To get the best out of your golf course it is essential to have proper drainage in place to manage excess water and runoff. Here’s everything you need to know.
The fundamentals of golf-course drainage
Golfers now have higher course conditioning expectations than ever, expecting to be able to play on quality grass come rain or shine. Golf courses don’t hesitate to spend thousands on irrigation systems to keep their greens watered during the summer months, and yet many fail to take into consideration incorporating proper drainage.
Poor drainage on a golf course can directly impact play in several ways;
- It can cause playing conditions to be inconsistent, ruining the enjoyment for customers and members.
- It can lead to wet, unplayable areas that require additional maintenance and downtime to revive.
- It can lead to course closures after extreme weather, which can impact revenue and customer satisfaction.
In short, inadequate drainage on a golf course makes it nearly impossible for groundsmen to provide a consistent quality playing surface, impacting the quality of the course, customer satisfaction and revenues.
Causes of poor drainage
Many factors can contribute to drainage problems including the type of soil on which the course is built, the topography of the course, proximity to the water table, and the severity of the wet weather conditions it is subjected to.
Soils that contain high proportions of silt and clay are notoriously slow to drain. This, combined with compaction in heavily played areas, can stop natural drainage.
The topography of the course
Slopes and hillsides direct surface and subterranean water into the lower areas below, which, if they do not have proper drainage, can turn wet and boggy.
Proximity to the water table
High water tables, such as those near water obstacles such as lakes, rivers, or ponds, become a problem when they reach between 12 and 16 inches of the surface. At this point, the surrounding area can become chronically waterlogged.
Wet weather conditions
Most golf courses can handle a light rain, but for courses in notoriously wet areas, or locations that see short bursts of exceptionally heavy rain, the ground will usually require help with drainage to sustain a consistent quality of play.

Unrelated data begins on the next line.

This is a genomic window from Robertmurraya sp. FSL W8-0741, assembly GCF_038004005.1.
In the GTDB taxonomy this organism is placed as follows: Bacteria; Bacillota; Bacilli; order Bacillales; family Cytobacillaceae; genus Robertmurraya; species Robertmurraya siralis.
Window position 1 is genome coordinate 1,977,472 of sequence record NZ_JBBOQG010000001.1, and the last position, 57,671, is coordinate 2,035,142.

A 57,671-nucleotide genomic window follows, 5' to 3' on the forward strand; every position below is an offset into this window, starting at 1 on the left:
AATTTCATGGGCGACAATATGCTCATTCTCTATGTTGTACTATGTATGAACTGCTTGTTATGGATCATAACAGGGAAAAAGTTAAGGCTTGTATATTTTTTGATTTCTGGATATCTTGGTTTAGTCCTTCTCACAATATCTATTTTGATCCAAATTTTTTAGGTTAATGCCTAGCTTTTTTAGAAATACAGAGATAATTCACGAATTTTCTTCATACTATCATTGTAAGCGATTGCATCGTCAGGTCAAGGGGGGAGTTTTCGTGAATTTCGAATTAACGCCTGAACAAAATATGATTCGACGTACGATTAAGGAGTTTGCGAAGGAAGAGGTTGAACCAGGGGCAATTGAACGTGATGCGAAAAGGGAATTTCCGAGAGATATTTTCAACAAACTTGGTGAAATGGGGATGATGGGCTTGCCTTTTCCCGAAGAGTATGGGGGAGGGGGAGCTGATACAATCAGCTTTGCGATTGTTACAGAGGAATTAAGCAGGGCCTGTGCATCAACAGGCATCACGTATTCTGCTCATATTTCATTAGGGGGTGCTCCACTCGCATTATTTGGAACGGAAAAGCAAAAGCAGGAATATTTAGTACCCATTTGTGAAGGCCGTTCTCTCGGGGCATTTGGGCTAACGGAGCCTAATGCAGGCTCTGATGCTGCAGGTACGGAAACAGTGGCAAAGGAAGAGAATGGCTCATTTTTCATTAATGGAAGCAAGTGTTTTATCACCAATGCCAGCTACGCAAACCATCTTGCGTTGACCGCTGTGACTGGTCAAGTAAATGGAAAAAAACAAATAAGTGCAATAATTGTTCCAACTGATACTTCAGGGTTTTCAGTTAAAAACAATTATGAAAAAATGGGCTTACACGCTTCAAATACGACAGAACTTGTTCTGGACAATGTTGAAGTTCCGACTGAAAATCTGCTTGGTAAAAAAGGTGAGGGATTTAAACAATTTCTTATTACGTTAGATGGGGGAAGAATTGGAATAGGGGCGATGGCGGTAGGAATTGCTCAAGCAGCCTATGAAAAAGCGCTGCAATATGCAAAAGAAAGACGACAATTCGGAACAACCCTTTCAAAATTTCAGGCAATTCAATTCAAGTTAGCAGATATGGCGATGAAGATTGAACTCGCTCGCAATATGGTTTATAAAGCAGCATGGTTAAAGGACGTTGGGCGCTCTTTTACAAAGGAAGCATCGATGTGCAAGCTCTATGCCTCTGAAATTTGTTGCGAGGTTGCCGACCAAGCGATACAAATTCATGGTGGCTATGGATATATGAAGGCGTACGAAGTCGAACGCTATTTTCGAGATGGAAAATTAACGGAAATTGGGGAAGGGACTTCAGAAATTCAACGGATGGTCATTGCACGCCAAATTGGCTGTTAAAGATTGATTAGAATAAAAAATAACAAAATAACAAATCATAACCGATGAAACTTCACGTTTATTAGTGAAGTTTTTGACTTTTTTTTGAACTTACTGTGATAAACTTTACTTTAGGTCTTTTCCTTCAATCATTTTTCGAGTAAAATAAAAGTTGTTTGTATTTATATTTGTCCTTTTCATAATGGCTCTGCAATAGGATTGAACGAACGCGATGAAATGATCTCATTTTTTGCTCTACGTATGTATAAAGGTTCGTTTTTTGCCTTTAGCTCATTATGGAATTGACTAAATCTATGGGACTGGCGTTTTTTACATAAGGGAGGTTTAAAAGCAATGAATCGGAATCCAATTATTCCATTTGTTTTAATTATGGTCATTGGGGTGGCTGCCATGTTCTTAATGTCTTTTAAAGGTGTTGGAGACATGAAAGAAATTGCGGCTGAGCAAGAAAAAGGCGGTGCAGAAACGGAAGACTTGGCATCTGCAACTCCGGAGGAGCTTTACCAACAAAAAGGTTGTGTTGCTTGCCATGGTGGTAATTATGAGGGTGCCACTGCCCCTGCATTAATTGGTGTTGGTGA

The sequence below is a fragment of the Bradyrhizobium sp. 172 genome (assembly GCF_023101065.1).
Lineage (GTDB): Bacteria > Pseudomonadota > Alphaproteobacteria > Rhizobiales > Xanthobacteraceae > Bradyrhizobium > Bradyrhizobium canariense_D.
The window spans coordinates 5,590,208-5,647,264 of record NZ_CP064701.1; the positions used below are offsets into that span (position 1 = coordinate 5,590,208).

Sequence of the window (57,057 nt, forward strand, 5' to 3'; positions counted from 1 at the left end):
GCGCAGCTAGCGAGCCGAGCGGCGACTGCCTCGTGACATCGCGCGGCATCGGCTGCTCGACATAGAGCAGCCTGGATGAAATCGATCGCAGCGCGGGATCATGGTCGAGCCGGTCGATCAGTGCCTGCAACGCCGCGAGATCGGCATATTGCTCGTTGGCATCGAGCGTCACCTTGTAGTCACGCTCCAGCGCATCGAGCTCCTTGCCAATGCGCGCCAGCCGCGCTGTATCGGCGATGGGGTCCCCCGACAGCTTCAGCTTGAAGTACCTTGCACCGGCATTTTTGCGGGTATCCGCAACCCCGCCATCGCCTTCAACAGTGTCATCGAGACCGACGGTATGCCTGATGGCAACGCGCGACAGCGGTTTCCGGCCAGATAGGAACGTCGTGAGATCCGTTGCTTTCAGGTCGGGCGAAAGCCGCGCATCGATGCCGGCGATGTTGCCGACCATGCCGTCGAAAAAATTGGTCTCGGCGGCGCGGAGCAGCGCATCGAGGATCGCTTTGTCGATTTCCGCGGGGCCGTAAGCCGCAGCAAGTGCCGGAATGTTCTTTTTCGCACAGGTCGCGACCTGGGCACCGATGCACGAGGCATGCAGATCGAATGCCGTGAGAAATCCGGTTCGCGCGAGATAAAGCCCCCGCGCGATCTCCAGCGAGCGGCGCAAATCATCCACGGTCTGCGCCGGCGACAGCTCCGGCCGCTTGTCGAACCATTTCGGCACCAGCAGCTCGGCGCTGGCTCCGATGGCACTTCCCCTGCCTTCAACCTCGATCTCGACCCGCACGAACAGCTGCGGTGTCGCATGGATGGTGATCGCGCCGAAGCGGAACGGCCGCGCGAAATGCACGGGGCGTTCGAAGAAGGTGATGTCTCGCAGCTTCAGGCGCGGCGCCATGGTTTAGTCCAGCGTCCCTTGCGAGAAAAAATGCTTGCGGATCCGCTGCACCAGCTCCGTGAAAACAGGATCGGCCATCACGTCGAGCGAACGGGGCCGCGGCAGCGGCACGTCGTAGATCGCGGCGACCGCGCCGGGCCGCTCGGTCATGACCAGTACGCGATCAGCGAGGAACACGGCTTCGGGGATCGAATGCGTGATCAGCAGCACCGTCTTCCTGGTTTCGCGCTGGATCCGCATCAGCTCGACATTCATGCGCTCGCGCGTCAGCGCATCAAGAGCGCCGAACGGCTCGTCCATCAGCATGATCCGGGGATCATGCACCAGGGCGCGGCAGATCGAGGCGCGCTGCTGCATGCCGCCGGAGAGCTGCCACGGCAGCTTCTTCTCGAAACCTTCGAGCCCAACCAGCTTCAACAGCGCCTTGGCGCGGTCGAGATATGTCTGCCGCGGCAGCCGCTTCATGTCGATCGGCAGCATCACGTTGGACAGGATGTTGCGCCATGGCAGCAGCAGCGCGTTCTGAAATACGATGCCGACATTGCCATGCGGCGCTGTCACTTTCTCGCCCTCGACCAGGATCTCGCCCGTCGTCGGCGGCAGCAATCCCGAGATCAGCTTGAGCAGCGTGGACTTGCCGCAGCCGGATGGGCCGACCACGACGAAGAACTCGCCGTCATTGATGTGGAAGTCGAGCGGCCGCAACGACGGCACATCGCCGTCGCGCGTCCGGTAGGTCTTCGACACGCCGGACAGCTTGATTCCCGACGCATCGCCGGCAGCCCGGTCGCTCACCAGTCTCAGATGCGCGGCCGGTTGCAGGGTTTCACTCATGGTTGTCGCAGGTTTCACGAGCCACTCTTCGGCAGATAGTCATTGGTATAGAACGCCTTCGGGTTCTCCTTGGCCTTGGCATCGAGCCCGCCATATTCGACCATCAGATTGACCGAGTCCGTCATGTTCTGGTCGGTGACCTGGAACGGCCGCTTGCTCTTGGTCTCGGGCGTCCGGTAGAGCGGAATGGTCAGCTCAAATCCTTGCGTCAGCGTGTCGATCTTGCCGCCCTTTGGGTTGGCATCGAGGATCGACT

Improving drainage on the golf course
The good news is that although drainage problems can spell disaster for a golf course, they can be fixed by investing in drainage improvement works. Whether the course already has existing drainage in place that requires upgrading and maintenance or is in need of entirely new drainage infrastructure, drainage is an investment for the future of the course.
Ways to improve drainage
There are a number of ways to improve the drainage of a golf course, from basic landscaping and aeration of the soil to improving surface drainage and creating subterranean drainage channels that use pumps and siphons. Here are some of the most popular.
Lowering water obstacles
The easiest way to combat a high water table caused by ponds or man-made water features is to lower water obstacles so that they are deeper than 16 inches below ground level. In cases where water obstacles cannot be lowered, increasing ground level can also help.
Improving surface drainage
Surface drainage refers to the drainage of water directly off the playing surface and is one of the most economical forms of drainage to improve. Good surface drainage allows courses with low permeability to continue to perform well even in moderately wet conditions by directing water off of the playing surface. Surface drainage can be improved with clever landscaping the use of open trenches and ditches for water to run away through.
Improving subsurface drainage
For areas where the surface drainage can not be easily improved, subsurface drainage can provide an alternative solution. The most common form of subsurface drainage involves inlets placed at the lowest part of course, which then lead to collector pipes that are surrounded by sand to move the water away. As well as pipes, sand-slit drainage systems can also be used in areas where the soil is clay-laden or compacted, providing sand-filled trenches across slopes helps to facilitate water flow.
Conducting drainage works with AFT Trenchers
Most drainage work that needs to be conducted on a golf course requires the use of specialist trencher machinery to dig uniform trenches that can either be left open for surface run-off or closed over subsurface pipework and sand. Here at AFT Trenchers, we supply both tractor-mounted and PTO driven trenchers for drainage and irrigation projects all over the world. Designed to dig trenches at a variety of widths and depths, our trenchers can help you to reduce downtime on the course and to create intricate drainage systems. To find out more about our trenching machinery and how it can help you to improve the drainage of your golf course, get in touch today on +44 (0) 1787 311811 or by emailing us at [email protected].